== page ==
That sinking data-feeling
Don't worry, I will not (yet) describe to you what my dissertation is about. After all, we've only known each other for a few months. However, I will now try to describe a feeling peculiar to the tightrope-walkers of the empirical world, whether they're scientists, poets, philosophers, or sociologists. (Or, hell, even non-academics. I'm provincial; what can I say?)
The data are dragging me down. Yes, that's right. I'm trying to put my as-yet-incomplete data through a few trial runs, to see what my model will look like when I have a complete set. It's not important what my model is. What's inescapable is the "oh, shit" in the pit-of-the-stomach when one realizes that the data might not show anything interesting at all, after months of painstaking collection (or browbeating of the people doing the painstaking collection for one) and months of data analysis after that.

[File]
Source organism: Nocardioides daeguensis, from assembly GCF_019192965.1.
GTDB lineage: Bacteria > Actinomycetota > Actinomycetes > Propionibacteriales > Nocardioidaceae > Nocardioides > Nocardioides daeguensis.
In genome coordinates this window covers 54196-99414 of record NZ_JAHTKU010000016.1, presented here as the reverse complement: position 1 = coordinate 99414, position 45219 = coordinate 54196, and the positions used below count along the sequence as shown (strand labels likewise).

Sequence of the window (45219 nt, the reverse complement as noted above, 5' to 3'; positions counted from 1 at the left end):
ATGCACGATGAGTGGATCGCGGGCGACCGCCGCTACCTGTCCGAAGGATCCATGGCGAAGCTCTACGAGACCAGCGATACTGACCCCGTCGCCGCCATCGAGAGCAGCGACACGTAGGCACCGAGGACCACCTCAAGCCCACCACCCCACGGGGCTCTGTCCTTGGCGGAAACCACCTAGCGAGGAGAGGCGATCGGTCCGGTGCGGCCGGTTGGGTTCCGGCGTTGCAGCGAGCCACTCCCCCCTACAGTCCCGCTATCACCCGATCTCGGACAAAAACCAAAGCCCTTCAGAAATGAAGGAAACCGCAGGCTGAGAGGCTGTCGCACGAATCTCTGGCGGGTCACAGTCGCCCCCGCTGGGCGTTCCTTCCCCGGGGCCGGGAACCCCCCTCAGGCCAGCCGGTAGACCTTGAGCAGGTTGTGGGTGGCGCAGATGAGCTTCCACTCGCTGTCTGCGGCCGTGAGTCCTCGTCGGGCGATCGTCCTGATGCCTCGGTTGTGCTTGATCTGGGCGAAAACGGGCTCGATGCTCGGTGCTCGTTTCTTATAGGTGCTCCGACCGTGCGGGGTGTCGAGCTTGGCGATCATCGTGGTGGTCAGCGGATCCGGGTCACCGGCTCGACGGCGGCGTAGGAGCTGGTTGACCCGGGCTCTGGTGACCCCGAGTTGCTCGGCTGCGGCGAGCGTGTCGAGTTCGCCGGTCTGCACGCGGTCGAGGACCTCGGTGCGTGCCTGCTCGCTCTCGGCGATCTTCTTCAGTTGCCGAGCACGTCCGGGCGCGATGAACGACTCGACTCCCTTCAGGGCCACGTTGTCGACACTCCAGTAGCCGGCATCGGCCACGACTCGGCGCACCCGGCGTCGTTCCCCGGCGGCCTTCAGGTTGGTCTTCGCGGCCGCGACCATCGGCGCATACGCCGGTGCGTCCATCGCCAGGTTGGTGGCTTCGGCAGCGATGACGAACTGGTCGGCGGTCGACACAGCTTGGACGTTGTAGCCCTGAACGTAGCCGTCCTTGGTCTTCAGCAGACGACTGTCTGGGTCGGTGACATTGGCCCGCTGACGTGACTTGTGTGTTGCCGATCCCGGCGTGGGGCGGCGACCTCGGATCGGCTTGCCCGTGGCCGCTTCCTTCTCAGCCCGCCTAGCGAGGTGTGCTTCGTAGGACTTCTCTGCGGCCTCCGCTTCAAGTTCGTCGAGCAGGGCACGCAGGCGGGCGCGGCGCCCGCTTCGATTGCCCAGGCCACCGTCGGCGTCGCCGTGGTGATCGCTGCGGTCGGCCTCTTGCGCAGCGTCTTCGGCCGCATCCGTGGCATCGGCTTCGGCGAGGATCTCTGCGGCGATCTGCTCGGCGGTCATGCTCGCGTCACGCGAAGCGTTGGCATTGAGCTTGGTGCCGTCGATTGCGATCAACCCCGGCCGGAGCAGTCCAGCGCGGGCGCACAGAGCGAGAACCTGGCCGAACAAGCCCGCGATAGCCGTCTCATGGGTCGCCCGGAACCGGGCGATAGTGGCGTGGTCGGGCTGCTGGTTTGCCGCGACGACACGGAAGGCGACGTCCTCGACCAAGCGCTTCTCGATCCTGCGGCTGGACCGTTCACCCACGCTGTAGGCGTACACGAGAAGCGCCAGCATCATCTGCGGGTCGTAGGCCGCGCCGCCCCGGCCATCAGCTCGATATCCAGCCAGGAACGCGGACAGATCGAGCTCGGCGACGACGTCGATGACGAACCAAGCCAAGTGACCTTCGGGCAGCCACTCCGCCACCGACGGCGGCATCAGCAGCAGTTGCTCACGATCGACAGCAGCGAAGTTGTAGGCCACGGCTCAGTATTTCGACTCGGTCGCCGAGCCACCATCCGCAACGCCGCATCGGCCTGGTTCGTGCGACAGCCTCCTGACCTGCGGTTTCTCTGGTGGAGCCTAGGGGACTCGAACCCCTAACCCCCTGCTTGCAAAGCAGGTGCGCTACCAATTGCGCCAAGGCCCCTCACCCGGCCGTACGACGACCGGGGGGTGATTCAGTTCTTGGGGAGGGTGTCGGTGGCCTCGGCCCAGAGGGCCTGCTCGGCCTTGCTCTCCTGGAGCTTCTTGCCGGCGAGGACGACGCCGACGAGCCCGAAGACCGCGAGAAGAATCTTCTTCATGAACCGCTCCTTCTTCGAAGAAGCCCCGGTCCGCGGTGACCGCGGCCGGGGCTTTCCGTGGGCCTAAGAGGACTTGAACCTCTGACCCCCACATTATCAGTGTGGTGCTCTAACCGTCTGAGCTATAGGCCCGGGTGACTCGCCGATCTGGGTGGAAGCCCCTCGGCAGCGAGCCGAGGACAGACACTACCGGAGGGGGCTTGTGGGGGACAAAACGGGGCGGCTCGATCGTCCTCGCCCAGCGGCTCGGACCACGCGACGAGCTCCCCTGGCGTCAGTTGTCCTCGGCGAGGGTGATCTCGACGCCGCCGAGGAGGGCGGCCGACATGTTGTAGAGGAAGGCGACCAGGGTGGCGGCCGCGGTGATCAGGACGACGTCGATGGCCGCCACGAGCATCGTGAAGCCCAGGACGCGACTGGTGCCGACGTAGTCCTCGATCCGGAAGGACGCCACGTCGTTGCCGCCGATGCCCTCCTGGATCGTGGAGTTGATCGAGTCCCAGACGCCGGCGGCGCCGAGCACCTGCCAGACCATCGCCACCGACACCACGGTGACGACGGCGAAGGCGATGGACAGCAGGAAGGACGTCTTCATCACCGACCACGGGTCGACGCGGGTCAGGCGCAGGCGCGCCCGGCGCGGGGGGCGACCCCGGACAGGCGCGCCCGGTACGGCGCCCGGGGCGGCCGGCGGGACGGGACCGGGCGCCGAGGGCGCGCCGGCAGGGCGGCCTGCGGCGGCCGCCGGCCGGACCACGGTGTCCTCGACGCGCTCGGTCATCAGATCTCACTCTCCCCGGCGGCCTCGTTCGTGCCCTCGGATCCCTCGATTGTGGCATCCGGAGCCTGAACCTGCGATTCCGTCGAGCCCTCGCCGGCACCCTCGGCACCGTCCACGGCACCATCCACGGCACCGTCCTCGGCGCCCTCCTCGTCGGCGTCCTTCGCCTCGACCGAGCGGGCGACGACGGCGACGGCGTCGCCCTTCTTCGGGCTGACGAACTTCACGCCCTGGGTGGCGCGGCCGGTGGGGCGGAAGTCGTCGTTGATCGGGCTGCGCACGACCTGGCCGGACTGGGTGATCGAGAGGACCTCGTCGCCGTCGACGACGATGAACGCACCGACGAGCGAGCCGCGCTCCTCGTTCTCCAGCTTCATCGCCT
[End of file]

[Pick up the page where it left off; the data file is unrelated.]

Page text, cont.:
And there's nothing I can do about it. Prayer won't help, since data don't listen to prayer -- just as the Rabbis claimed that angels don't understand Aramaic. The data drag you down while gnawing on your head. The mark they produce, if you could view the top of your own head, would look like a piece of published work, a PhD, or a satisfying creation of your own design, chained unbreakably to the empirical status-quo.